According to ancient Greek philosophy, they viewed each Virtue as being the mean on a spectrum of some characteristic. As such, each Virtue would have 2 vices associated with it, lying at the extremes of that spectrum. Note that the Virtue was the mean, not necessarily the median between both vices. According to Medieval Christian thought, these virtues are said to improve one's love of God and Man. The cardinal virtues are dispositions of one's being which govern one's actions, restrain their passions and guide their conduct in accordance with reason. The theological virtues are said to give Christians the ability to live in a relationship with the Holy Trinity. They are considered to give life to all the moral virtues (the cardinal and theological virtues). The Heavenly Virtues are generally limited to the Roman Catholic denomination of Christianity. It should be noted the Chinese, Muslim, and other cultures have different sets of virtues.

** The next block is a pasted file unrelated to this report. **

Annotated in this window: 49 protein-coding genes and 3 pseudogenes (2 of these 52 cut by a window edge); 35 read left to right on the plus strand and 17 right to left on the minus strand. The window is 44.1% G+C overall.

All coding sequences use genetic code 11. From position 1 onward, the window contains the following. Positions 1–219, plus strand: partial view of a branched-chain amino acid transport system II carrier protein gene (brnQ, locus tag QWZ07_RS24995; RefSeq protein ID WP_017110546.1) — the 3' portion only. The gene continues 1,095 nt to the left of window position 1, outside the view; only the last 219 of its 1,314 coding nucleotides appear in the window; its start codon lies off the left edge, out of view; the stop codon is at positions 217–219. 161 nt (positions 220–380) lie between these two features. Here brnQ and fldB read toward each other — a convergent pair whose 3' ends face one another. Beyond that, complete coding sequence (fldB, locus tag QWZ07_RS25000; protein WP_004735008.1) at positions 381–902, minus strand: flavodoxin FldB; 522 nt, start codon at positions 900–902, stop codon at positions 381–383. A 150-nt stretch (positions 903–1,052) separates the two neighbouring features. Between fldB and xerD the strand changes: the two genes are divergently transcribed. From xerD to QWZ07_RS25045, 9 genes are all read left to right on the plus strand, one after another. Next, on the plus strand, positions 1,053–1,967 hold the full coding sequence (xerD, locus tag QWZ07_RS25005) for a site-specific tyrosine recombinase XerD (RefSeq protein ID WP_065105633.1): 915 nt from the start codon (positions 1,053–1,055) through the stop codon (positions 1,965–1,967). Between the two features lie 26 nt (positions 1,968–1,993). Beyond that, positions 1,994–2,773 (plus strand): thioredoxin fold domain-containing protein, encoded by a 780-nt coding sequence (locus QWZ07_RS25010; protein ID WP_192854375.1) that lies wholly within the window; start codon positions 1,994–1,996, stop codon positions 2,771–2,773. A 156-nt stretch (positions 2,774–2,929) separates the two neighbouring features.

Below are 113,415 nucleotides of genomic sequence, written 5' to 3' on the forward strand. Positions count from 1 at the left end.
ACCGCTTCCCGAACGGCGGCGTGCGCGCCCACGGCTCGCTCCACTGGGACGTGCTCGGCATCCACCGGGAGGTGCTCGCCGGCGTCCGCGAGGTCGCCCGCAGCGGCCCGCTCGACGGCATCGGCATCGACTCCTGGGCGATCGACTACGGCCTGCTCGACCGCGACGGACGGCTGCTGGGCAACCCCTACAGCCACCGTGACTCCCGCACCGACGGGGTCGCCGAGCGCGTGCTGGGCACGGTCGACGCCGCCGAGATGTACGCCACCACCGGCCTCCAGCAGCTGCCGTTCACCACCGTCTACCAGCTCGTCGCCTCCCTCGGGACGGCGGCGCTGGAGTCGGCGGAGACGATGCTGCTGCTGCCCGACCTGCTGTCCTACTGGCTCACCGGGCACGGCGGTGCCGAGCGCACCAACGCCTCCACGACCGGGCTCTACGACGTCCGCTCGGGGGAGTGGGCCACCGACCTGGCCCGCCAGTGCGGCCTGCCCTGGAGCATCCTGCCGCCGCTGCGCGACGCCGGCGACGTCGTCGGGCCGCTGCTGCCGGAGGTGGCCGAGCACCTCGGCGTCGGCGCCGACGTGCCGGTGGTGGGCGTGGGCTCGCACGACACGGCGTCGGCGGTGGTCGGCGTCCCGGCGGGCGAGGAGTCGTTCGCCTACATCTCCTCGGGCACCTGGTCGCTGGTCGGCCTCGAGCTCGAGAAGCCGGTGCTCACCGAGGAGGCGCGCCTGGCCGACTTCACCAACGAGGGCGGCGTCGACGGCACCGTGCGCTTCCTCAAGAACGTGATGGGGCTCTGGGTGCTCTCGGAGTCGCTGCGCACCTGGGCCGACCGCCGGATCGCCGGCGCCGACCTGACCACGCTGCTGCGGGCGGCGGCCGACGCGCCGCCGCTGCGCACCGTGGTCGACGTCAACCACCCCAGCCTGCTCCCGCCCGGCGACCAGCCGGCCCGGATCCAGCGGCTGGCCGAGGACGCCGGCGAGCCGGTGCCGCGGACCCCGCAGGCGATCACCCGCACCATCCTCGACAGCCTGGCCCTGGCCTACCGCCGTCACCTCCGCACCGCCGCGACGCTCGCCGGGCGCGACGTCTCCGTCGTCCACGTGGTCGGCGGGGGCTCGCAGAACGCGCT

The seven Heavenly Virtues do not align up with the Seven Deadly Sins. The seven Holy Virtues (or Contrary Virtues) do though, which are: Humility (counters Pride), Kindness (counters Envy), Patience (counters Wrath), Abstinence (counters Gluttony), Chastity (counters Lust), Liberality (counters Greed), Diligence (counters Sloth).
The Virtue of Hope
Hope (Spes) is one of the Virtues. It is a theological virtue. Hope is a wish for something to be fulfilled, confident (to some degree) that the wish will come true. Innate in Hope is optimism and perseverance (because it is a wish and desire for something to come true even if there is evidence to the contrary or the odds of it occurring are unlikely). It should be noted that Hope was the last thing to come out of Pandora's Box in Greek mythology, a box filled primarily with all the character flaws humans can be afflicted with.
According to Medieval and Renaissance-era Christianity, Hope was the Virtue which gave people the desire to achieve the ideal endpoint for the religion, the Kingdom of Heaven and eternal life and happiness therein. Hope allows mankind to aspire and follow the course needed to reach Heaven. It gives one the ability to not be bogged down by discouragement and Hope can sustain one through times they feel abandoned or alone. They believed Hope was accompanied by the gift of timor (fear, specifically God-fearing) and it could challenge the vice of despair.